I&B Ministry invites feedback for guidelines on accessibility features to help hearing and visually impaired movie-goers

The draft also suggests that the government will make accessibility features mandatory in films to be eligible for the State awards and film festivals organised by the government.
Image used for representation.
Image used for representation.

NEW DELHI: To ensure that persons with hearing and visual disability can enjoy movies in theatres, the Ministry of Information and Broadcasting (MIB) has proposed the mandatory development of a separate copy of the feature films with audio description, open or closed captioning and Indian Sign Language Interpretation for their understanding.

The draft of the guidelines for ‘Accessibility Standards in the Public Exhibition of Feature Films in Cinema Theatres for Persons with Hearing and Visual Impairment’ released on Monday stated that the producer would be required to deliver two sets of the films for certification to Central Board of Film Certification (CBFC); the original version for the general public view and the second print with accessibility features including captions at the time of applying for certification.

Cinemas will need to ensure that feature films being delivered for theatrical releases mandatorily have both versions being certified by the Board, the draft further said.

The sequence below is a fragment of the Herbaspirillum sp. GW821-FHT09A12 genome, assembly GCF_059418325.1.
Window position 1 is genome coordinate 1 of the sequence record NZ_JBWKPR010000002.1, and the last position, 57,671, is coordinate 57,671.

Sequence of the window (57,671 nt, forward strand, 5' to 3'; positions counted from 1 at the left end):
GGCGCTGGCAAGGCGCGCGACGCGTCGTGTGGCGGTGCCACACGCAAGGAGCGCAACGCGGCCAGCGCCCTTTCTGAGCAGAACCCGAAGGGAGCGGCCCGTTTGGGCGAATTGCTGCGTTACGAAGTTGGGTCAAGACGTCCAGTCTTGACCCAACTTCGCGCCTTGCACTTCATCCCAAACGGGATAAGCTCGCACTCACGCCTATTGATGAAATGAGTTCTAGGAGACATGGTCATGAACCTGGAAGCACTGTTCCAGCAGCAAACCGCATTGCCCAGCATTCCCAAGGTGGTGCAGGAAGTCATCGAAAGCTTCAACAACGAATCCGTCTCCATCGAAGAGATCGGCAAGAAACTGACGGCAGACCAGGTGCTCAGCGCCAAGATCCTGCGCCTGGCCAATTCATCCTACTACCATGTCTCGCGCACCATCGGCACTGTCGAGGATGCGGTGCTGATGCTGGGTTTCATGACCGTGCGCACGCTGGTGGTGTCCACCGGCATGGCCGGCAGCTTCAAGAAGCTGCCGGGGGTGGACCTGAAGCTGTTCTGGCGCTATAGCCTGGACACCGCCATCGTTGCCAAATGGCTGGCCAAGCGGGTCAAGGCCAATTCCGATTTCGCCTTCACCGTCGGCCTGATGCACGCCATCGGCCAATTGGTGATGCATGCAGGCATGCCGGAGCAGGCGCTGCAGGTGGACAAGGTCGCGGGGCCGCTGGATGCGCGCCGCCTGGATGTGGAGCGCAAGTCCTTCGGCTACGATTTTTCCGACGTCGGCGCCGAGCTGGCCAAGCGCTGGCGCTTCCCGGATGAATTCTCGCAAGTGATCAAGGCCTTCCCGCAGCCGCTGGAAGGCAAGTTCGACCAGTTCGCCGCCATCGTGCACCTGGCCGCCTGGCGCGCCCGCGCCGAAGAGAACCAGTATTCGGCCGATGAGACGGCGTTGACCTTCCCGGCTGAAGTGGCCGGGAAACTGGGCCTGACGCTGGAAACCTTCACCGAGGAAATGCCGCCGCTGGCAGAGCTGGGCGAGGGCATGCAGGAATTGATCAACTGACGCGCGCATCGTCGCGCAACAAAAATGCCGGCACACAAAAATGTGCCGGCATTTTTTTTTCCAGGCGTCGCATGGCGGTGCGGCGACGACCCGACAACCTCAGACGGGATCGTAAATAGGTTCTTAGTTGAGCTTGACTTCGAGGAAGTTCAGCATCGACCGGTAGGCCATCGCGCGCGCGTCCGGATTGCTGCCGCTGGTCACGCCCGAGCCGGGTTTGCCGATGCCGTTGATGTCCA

The ministry has also proposed a dedicated show of feature films with accessible features for hearing or visually-impaired patrons.

The guidelines also recommended the installation of a set of equipment like a glass screen for caption display, the creation of a mobile application and headphones for audio description so that people with difficulties in hearing or viewing could read or hear the dialogues.

The ministry on Monday placed the draft in the public domain to invite feedback. The last date for sending a response is February 8. All other Feature Films being certified through CBFC and meant for theatrical release (digital feature films) will mandatorily provide accessibility features for captions and audio description for three years from the date of issue of these guidelines.

The Delhi High Court, in November, asked the Centre to put the draft guidelines for making the experience of watching films friendly for those with hearing and visual disabilities in the public domain. The court was hearing a petition by four people—a law student, two lawyers and a disability rights activist-- who sought directions for making Shah Rukh Khan’s film ‘Pathaan’ accessible to them.

The draft said that the Government might consider mandatory funding of accessibility features in films financially supported by them.

All feature films that are dubbed in more than one language would be required to provide at least one accessibility feature each for the hearing impaired and visually impaired within six months from the effective date of implementation of the guidelines.

“They may also make accessibility features mandatory in films to be eligible for the State awards and film festivals organised by them…Feature films submitted for consideration in the National Film Awards, in the Indian Panorama Section of the International Film Festival of India, Goa and Mumbai International Film Festival (MIFF) shall mandatorily include closed captioning and audio description with effect from 1st January, 2025,” the draft also stated.

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The New Indian Express